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Starbucks Forges 'Moments of Connection' By Offering Experience

Coffee Marketer Doesn't Spend Much on Advertising, but Gets Closer to Consumer With Digital, Social Media

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Starbucks has long been something of a curiosity in the marketing world because it has spent so much less on traditional advertising than other big chains. And yet, it's been doing better than what almost anyone expected from it a few years ago.

Going Blonde: Starbucks is introducing its lightest roast yet.

By 2007, the average number of transactions per store fell, and a leaked memo by then-chairman Howard Schultz said that some of the chain's decisions "have led to the watering down of the Starbucks experience and what some might call the commoditization of our brand." Mr. Schultz placed some blame on himself, and pointed to the disappearance of the in-store coffee scent and the mass-chain feel of the stores as downfalls.  In January 2008, Mr. Schultz again took hold of the chief executive reins and announced sweeping plans -- including the closure of underperforming stores -- for the ailing company's turnaround, pinning much of its comeback on customer experience and innovation. Since then, the chain has unveiled a number of successful products, including its surprise hit oatmeal and what it called the first innovation in the instant-coffee category in decades, Via. It's also upped its traditional marketing tactics and bet big on digital and social media.

After kicking off this past year with a massive brand relaunch, including a new logo that signaled its intent to "think beyond coffee," the chain has been aggressive in its product rollout. It released a line of Bistro Boxes aimed at offering healthier fare and has gotten more aggressive in the grocery aisle with new products like its K-Cups single-serve offerings. In October, the chain said it would launch a "blonde" roast, its lightest offering yet, in an effort to capture a bigger share of the U.S. coffee market; it also announced an overhaul in its packaging.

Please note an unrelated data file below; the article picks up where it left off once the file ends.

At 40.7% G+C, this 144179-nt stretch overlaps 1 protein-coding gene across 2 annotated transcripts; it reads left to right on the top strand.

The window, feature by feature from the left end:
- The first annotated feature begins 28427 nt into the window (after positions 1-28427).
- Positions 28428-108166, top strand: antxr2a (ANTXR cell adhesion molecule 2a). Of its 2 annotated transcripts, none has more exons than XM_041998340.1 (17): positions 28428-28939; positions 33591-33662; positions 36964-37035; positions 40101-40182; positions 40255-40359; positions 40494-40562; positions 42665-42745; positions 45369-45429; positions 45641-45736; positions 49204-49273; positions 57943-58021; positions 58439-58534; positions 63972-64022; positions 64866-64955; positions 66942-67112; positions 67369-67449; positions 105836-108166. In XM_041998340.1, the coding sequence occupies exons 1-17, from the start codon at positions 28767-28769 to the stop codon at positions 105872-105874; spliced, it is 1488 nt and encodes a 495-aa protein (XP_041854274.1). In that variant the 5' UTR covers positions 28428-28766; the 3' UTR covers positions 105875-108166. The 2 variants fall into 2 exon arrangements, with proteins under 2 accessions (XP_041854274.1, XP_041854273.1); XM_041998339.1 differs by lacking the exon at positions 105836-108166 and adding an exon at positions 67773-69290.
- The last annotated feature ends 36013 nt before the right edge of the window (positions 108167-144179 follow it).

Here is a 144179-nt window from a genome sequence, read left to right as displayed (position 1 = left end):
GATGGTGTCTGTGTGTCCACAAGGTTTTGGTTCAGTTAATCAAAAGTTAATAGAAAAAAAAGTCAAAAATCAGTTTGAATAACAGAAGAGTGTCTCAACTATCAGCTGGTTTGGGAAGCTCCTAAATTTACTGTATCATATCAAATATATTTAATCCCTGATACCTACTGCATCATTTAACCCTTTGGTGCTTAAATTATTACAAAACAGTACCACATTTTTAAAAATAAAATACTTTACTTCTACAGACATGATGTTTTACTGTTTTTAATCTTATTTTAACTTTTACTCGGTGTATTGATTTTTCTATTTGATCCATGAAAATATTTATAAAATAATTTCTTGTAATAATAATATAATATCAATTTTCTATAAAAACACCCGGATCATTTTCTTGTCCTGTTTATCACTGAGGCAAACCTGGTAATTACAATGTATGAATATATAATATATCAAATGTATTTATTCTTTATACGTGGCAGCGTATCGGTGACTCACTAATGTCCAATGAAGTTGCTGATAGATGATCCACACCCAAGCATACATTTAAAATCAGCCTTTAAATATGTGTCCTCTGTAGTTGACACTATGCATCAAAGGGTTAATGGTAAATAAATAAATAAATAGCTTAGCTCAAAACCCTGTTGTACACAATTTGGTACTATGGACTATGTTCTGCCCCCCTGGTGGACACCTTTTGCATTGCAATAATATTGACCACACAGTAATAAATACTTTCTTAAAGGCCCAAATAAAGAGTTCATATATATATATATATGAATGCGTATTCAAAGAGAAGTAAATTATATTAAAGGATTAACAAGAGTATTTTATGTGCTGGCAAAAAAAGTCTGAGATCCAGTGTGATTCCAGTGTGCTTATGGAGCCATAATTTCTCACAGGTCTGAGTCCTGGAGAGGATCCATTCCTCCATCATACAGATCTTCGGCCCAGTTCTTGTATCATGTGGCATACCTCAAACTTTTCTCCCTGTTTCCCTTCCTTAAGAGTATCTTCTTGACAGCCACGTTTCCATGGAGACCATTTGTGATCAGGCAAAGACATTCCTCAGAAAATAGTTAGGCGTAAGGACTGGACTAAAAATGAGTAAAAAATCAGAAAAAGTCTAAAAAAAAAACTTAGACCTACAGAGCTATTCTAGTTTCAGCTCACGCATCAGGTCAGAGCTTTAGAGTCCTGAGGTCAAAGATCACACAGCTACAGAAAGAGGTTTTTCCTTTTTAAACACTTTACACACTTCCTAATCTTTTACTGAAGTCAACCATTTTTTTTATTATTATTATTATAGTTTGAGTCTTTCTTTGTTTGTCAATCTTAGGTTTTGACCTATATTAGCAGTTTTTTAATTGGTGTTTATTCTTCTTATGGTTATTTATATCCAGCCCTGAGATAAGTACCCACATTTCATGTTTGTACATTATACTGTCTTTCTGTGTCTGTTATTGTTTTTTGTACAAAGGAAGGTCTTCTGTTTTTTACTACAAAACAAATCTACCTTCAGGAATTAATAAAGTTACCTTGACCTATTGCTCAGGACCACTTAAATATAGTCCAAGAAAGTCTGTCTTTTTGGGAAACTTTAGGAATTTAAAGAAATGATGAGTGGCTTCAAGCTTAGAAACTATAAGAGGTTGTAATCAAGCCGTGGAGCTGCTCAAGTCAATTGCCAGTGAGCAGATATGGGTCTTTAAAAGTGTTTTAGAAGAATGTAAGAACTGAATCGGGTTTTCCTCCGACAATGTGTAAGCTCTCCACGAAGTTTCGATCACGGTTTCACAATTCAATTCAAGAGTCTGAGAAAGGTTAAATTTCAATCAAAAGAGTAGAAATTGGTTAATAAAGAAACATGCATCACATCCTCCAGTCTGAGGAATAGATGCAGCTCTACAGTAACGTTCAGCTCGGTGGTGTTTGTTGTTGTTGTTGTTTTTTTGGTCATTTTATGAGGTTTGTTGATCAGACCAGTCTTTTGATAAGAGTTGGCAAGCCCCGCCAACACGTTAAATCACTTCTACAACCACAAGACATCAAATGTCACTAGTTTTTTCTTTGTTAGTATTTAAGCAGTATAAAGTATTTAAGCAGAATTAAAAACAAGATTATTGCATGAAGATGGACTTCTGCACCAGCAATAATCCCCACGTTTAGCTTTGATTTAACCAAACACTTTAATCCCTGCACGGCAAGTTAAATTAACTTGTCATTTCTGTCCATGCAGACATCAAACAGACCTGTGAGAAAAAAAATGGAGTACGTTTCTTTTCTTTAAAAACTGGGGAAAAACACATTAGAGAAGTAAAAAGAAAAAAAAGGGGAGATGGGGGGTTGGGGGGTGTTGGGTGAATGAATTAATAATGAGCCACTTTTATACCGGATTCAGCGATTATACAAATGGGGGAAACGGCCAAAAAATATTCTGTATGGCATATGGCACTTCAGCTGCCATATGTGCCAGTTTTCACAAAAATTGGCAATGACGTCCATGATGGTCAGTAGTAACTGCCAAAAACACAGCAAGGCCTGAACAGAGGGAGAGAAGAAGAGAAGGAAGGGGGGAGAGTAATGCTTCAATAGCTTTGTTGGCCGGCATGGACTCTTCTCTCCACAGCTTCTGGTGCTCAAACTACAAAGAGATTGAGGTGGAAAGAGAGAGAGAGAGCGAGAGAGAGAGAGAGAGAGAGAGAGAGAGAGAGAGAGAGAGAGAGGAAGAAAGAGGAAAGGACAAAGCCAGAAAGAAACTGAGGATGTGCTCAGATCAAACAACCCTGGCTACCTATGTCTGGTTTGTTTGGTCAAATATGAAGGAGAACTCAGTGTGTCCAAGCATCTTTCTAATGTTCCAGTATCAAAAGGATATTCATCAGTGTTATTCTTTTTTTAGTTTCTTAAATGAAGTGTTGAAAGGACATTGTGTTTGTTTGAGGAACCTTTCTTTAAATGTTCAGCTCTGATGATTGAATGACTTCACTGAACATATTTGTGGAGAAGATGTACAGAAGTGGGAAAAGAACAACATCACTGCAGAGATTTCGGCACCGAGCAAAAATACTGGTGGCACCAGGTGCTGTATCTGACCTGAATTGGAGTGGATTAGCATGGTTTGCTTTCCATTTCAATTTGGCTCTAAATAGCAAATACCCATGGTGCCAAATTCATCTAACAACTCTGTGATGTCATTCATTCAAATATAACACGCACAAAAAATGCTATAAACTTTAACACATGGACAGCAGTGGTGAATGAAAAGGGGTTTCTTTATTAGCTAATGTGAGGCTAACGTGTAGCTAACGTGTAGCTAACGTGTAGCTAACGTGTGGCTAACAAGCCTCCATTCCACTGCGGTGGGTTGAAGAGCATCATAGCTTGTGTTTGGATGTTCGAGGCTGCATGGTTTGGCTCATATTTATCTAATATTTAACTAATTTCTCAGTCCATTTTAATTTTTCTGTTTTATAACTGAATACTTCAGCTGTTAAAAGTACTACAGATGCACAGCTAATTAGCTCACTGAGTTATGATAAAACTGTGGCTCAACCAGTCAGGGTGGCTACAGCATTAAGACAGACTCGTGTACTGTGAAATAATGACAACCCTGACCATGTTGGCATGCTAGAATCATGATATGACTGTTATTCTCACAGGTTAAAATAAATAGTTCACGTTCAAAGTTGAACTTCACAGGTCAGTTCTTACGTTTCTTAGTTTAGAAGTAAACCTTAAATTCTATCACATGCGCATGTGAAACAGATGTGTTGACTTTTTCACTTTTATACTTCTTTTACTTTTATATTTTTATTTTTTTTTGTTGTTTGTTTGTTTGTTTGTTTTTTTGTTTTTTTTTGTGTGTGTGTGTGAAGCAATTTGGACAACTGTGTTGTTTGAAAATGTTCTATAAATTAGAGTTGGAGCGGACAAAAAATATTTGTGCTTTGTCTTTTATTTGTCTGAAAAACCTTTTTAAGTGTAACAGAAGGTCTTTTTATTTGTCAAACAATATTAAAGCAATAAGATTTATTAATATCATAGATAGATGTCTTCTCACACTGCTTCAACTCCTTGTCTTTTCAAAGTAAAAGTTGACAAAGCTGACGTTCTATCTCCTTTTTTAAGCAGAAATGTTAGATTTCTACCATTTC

In its most recent quarter, Starbucks posted an 8% gain in both U.S. same-store sales and global sales.

Offering products customers want and giving them a good experience is a form of marketing for the company. Annie Young-Scrivner, global CMO, calls the customer experience "moments of connection" -- those few minutes the company has with its customers, which can make or break how customers feel. "We have one moment to make [the customer's] day," said Ms. Young-Scrivner. She added that listening to and engaging with customers "has allowed us to stay very fresh" on customer needs with the help of sites such as MyStarbucksIdea, a forum where customers can make suggestions.

Although Starbucks in 2010 doubled its spending, according to Kantar, it still only spent $97.6 million -- just about 1% of the chain's system-wide U.S. sales. In the first half of this year, it allocated $14.8 million for TV out of a total of $51.8 million, and the upcoming January launch of blonde coffee will include national TV advertising along with digital and social media.

Starbucks agencies are creative shop BBDO, which it's been with since late 2008, media agency PHD, both of New York, and digital shop Blast Radius, Vancouver.

Marketing initiatives this year include social-media efforts and advertising for Frappuccino -- which the company said has been the most engaging product on Facebook in the last year -- as well as a digital scavenger hunt featuring Lady Gaga. The chain also promoted its 40th anniversary with, among other things, MyStarbucksSignature, a website that lets customers create customized drinks.

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